There are other people at Ladbrokes to look after small fry like snooker, however. Dillon's overriding concern is horse racing, which represents 70 per cent of the company's pounds 1.7bn turnover, with dog racing amounting to 20 per cent. And his daily challenge is to get a horse beaten, a challenge which on occasion, I venture, must go badly wrong.
"Oh yeah, I've made some catastrophic mistakes," he admits brightly. "At Cheltenham a few years ago I didn't think a horse called Kribensis had what it took to win the Champion Hurdle. I underestimated the trainer, Michael Stoute. He was a flat trainer with only one jumper, and I thought he was playing at it. So we laid 5-1 when everyone else offered 4-1, and of course he won. I was sick as a pig." The extra unit lost Ladbrokes about a million pounds, says Dillon, blanching even now at the memory. But the chief executive of the racing division, Peter George, who now runs the whole company, was supportive. "He just told me to stick to my principles."
Sometimes, losses are borne not only stoically but cheerfully, in the knowledge that they add up to an investment in the company's future. "Every time Red Rum won, we lost," says Dillon. "But we didn't mind paying out, because it increased the profile of betting. He took us off the sports pages and put us on the news pages. The same with Desert Orchid, and with Dettori's Seven, which cost the industry pounds 40 million. I know pounds 40m is a bit of a steep advertising budget, but in the long run Dettori's Seven was fantastic for the industry."
Knowing this, it is hard to overlook the old saw that bookies never lose. Moreover, I tell Dillon that I was at Leopardstown earlier this year to interview the champion jump jockey Tony McCoy. I backed McCoy's rides in three races, all of which lost, and when I met him he said they never had a prayer of winning anyway. "Betting is a mug's game," McCoy told me. At this, Dillon's cheerful countenance clouds over. "Don't tell Dick Mussell it's a mug's game," he says. "Besides, we run the on-course betting shop at Leopardstown, and we ran out of both money and cheques that day. We had to tell the punters to come back for their winnings the next day, which pleased them, actually. They would rather go to the pub and say Ladbrokes couldn't afford to pay them than have the money to buy a round."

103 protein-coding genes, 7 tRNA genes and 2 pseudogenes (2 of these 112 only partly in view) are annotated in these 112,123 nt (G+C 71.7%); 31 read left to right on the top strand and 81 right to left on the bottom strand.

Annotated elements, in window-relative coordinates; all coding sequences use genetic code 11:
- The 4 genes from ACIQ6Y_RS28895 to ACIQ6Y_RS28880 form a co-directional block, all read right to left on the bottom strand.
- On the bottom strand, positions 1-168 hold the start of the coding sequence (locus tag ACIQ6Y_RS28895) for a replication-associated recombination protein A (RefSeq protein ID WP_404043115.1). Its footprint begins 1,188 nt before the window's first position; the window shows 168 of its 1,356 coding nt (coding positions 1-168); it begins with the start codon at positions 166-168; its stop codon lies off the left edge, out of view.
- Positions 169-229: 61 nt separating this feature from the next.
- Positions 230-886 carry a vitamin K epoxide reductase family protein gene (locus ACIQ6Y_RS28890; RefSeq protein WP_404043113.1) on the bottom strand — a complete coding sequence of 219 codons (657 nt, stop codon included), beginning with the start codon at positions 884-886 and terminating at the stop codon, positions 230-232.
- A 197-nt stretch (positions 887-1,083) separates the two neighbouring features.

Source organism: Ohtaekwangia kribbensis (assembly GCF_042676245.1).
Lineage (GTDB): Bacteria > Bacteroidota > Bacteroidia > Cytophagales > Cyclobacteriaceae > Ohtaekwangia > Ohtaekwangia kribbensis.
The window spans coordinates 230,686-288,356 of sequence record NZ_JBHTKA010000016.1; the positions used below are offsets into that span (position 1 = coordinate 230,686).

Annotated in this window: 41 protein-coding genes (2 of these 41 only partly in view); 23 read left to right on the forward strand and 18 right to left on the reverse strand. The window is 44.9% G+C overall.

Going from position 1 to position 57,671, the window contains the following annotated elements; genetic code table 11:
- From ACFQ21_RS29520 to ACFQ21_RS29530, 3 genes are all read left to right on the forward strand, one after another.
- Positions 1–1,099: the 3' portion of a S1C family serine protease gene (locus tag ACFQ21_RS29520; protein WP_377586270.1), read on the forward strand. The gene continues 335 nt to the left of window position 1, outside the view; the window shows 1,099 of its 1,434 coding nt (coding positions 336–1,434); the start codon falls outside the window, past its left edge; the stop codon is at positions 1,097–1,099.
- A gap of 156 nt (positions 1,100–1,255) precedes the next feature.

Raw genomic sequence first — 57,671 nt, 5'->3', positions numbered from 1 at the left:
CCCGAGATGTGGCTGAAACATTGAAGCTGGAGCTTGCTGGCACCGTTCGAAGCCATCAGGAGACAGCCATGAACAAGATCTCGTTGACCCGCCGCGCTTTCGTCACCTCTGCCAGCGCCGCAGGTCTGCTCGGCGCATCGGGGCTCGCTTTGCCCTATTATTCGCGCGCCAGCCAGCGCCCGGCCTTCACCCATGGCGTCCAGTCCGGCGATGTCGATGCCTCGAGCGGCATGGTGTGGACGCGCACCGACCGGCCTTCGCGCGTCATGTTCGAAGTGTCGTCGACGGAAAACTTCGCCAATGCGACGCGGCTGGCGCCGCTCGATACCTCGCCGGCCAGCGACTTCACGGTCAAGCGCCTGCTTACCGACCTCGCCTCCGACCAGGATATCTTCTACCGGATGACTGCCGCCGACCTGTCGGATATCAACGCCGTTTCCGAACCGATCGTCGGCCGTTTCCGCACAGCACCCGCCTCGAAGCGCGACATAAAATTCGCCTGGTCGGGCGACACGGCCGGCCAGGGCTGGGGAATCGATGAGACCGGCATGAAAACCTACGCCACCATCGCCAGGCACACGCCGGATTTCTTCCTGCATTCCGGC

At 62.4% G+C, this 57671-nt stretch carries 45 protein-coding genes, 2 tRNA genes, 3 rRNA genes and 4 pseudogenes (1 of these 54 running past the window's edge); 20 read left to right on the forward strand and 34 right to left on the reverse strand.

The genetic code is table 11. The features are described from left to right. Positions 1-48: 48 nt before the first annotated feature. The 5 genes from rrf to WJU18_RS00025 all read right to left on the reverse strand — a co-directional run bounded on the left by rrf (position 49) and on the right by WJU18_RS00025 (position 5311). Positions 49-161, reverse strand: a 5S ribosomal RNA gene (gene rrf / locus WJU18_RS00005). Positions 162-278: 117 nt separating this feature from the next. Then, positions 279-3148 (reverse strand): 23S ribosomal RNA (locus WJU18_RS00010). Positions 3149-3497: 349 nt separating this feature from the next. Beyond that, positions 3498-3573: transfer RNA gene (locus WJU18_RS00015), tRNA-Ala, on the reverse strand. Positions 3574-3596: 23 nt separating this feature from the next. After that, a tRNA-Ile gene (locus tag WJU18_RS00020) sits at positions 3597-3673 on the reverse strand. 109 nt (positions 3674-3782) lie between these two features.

Dillon is a betting man himself. He bets very selectively, and with slightly more prudence than the man who wrote to Ladbrokes asking what price they would give on him being abducted by aliens and returned to earth as a giant yellow teapot. "I have very good discipline," says Dillon. "I can go weeks without, then have two in half an hour." He knows, of course, who most of the high rollers are. "But sometimes people come out of the ground," he says. "Like the guy who put pounds 80,000 in cash on Shergar to win the Derby, or the fella who came in with a Halifax Building Society draft for 50 grand, and put it on Carvill's Hill to win the Gold Cup. That was the original placing your house on one."
The biggest single bet he can recall had nothing to do with sheepskin nosebands. "We took a credit bet of pounds 2 million at evens on Brazil to win the 1994 World Cup in 90 minutes of normal time. They didn't, although there was a worrying moment when the ball came off the post and into the Italian goalie's hands." Meanwhile, Dillon must be the only Manchester United supporter hoping that United leave Milan with nothing better than a 0-0 draw tonight. "That would suit us great. We want United in the semi- final but punters don't bet on nil-nils. The last game was the worst possible result for us, because Dwight Yorke scoring the first goal and a score of 2-0 was the most popular double. We lost about pounds 250,000 on that match."
Ladbrokes will also lose a significant amount of money if a female jockey wins next month's Grand National. In 1989, a punter bet pounds 400 in doubles and trebles on Cliff Richard being knighted (4-1), a Brit becoming world heavyweight boxing champion (10-1), and a female jockey winning the National (33-1), all by the year 2000. He has already won pounds 11,000 and stands to win a further pounds 128,000 if the third leg of his treble comes off. Indeed, he has offered certain trainers pounds 50,000 of his winnings to give a woman a top ride. "Luckily he has no possible chance in the world," says Dillon. He pauses, as if to reassure himself. "No, no, no. No possible chance in the world."Reuse content